11
October
2015
|
17:08
Europe/Amsterdam

2015 Russian Grand Prix - Race

LEWIS HAMILTON WINS WITH A ONE-STOP STRATEGY FROM SECOND ON THE GRID, RUNNING LONGER ON THE SUPERSOFT THAN THE SOFT

LOW WEAR AND DEGRADATION IN COOL CONDITONS: JUST ONE STOP FOR MOST OF THE DRIVERS, WHO WERE ABLE TO PUSH CONSTANTLY

PIRELLI HAS REACHED COMMERCIAL DEAL TO REMAIN IN FORMULA ONE UNTIL 2019. FORMAL FIA PROCEDURE WILL FOLLOW

Mercedes driver Lewis Hamilton has won an eventful Russian Grand Prix with a one-stop strategy. The Englishman started on the supersoft and then switched to the soft on lap 32, meaning that he spent more of the race on the supersoft tyre than the soft after starting from second on the grid. This was made possible by two safety car periods in the first part of the race. It was Hamilton’s 42nd win, equalling the recent total of Sebastian Vettel, and puts him close to another driver’s title at the next race. As has been the case all weekend in Russia, conditions were quite cool with low track temperatures that made tyre warm-up an essential part of the race strategy. All the drivers used the supersoft tyres at the race start apart from Pastor Maldonado (Lotus), Felipe Massa (Williams), Marcus Ericsson (Sauber) and Fernando Alonso (McLaren). A number of drivers – but not the leaders – took advantage of the second of two safety cars (from lap 11 onwards) to make a pit stop, with Force India’s Sergio Perez emerging as the top contender of those who stopped under the second safety car. In the end, the Mexican finished third from seventh on the grid, having managed his tyres very effectively all the way to the finish. The Toro Rosso of Carlos Sainz was forced to start from the back as the Spaniard missed qualifying due to his accident in FP3. Using a clever one-stop strategy allied with a strong race pace, he was able to climb into a points-scoring seventh place before retiring as a result of mechanical issues with six laps to go. The low wear and degradation meant that the majority of drivers adopted a one-stop strategy: the default tactics in Russia because of the smooth asphalt surface. The two safety cars also increased stint lengths. Before the start of the race, the news emerged that Pirelli has concluded a commercial deal to remain in Formula One for the 2017-2019 period. More details will follow as per the procedure laid down by the FIA: the governing body of world motorsport. Paul Hembery, Pirelli motorsport director: “First and foremost, we’re delighted to confirm that we reached a commercial agreement with Bernie Ecclestone to remain in Formula One for the 2017-2019 period. The process to the formal FIA official nomination will follow with its procedure. Looking at the race, with very little practice time and therefore tyre information, the drivers and strategists had to think on their feet, reading the race carefully in order to react to changing situations in real time. It’s a testimony to the high level at which Formula One operates that they all rose to this unique challenge with no real issues. We saw a variety of different strategies, and some very effective tyre management that helped many drivers move up the field in an action-packed race.” Fastest times of the day by compound:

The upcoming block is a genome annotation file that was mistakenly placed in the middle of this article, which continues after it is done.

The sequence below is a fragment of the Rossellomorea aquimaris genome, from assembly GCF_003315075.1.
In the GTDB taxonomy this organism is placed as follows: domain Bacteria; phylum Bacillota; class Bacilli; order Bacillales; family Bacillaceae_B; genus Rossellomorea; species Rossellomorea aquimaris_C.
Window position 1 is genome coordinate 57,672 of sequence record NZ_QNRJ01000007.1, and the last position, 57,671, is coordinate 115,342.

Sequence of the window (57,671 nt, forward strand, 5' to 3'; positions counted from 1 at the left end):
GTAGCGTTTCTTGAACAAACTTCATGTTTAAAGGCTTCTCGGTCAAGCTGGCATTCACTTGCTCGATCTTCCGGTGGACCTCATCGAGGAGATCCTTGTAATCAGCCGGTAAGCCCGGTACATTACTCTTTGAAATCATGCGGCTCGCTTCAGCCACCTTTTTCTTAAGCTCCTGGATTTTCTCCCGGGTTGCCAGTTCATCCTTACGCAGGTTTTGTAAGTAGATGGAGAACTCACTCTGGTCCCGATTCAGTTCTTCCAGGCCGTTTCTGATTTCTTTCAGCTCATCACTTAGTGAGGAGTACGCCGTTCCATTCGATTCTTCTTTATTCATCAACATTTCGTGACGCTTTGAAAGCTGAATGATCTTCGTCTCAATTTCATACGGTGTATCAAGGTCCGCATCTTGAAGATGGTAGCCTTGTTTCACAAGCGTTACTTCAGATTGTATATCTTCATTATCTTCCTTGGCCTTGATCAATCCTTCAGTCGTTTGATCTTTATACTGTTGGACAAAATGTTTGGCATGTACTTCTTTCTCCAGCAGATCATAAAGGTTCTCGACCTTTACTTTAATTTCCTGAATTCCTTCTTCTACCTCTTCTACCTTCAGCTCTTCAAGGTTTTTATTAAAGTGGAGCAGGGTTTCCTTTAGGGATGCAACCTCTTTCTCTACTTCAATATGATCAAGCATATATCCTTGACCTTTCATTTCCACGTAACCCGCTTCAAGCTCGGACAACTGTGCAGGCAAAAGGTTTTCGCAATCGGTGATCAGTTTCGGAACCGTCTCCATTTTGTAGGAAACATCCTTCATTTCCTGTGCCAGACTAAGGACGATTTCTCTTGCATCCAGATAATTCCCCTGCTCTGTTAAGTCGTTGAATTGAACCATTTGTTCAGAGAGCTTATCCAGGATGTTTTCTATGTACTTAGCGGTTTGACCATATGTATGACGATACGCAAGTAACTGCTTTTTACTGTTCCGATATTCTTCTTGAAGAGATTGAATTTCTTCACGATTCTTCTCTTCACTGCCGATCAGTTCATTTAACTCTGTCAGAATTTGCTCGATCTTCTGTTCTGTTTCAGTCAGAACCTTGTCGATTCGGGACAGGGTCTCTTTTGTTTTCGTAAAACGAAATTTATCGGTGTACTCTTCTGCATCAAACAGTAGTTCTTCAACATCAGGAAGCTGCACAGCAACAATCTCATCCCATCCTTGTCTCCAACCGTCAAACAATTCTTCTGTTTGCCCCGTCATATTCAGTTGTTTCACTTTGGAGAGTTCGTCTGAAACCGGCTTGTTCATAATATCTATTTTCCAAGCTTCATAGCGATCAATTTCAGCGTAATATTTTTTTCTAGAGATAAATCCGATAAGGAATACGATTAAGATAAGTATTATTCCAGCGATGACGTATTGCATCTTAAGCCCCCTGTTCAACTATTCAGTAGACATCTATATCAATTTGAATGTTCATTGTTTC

Supersoft Soft Intermediate Wet
First Mas 1m40.881s Vet 1m40.071s 0 0
Second Ham 1m41.336s Rai 1m40.294s 0 0
Third Mal 1m41.520s Ham 1m40.573s 0 0

Longest stint of the race:

Supersoft Fernando Alonso (40 laps)
Soft Sergio Perez (41 laps) Jenson Button (41 laps)

Truth-O-Meter We predicted a one-stopper as the most likely winning scenario for the 53-lap race, and this is exactly what Hamilton chose. Our prediction said that after starting on supersoft, it would be quickest to stop for soft during a window from lap 18-22. Hamilton made his stop after 32 laps  without losing the lead, with the pit stop windows having been stretched by the appearance of two safety cars.